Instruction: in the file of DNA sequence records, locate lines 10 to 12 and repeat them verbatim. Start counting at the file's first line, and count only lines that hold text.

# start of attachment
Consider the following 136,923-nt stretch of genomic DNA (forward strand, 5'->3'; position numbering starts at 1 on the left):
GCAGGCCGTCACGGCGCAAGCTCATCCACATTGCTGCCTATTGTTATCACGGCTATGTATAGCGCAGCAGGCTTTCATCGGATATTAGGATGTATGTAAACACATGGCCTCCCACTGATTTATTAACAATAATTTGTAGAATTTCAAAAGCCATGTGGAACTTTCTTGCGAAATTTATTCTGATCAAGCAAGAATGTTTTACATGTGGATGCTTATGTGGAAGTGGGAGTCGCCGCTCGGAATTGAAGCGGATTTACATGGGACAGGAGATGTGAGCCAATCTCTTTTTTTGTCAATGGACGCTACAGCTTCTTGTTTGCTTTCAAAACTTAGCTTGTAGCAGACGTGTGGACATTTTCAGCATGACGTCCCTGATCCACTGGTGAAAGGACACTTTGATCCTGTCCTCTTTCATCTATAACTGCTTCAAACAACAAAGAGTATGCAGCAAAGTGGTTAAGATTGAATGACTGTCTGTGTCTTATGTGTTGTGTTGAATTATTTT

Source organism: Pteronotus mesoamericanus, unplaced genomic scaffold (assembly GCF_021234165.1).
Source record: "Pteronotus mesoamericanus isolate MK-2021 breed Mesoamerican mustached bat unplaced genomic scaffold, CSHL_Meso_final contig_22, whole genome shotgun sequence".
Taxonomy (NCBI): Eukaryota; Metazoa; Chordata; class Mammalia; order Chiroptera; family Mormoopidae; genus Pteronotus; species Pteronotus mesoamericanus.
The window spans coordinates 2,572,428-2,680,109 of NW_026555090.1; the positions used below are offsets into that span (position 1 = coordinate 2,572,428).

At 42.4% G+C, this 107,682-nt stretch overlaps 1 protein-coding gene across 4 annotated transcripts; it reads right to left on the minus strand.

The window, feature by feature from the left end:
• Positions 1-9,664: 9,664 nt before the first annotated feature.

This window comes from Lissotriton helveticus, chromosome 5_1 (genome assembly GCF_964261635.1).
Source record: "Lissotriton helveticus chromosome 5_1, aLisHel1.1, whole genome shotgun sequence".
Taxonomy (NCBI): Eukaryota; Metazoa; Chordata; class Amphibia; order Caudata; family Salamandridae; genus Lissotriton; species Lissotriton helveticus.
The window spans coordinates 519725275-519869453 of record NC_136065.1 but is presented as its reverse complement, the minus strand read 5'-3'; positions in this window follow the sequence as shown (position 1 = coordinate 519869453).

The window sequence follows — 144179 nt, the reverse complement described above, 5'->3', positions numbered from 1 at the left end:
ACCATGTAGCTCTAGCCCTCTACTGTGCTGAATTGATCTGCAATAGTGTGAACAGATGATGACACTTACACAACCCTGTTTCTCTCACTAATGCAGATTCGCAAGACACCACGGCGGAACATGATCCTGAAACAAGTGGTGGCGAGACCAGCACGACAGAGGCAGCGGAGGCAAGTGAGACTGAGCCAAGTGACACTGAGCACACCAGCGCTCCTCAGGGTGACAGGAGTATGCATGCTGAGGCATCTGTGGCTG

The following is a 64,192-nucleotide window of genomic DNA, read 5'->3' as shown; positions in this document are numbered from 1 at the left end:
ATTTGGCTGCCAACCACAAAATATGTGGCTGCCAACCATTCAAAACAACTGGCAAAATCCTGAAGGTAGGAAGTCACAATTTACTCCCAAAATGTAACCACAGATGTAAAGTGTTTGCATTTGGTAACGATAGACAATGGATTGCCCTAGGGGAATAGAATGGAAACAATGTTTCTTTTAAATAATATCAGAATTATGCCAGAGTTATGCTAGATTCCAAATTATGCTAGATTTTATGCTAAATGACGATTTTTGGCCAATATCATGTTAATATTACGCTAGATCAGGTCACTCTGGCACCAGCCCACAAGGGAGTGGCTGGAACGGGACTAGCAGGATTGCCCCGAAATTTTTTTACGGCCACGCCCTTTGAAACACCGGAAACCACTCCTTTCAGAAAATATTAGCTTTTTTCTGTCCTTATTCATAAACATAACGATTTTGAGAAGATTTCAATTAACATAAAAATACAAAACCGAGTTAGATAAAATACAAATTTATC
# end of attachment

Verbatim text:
This window comes from Lissotriton helveticus, chromosome 5_1 (genome assembly GCF_964261635.1).
Source record: "Lissotriton helveticus chromosome 5_1, aLisHel1.1, whole genome shotgun sequence".
Taxonomy (NCBI): Eukaryota; Metazoa; Chordata; class Amphibia; order Caudata; family Salamandridae; genus Lissotriton; species Lissotriton helveticus.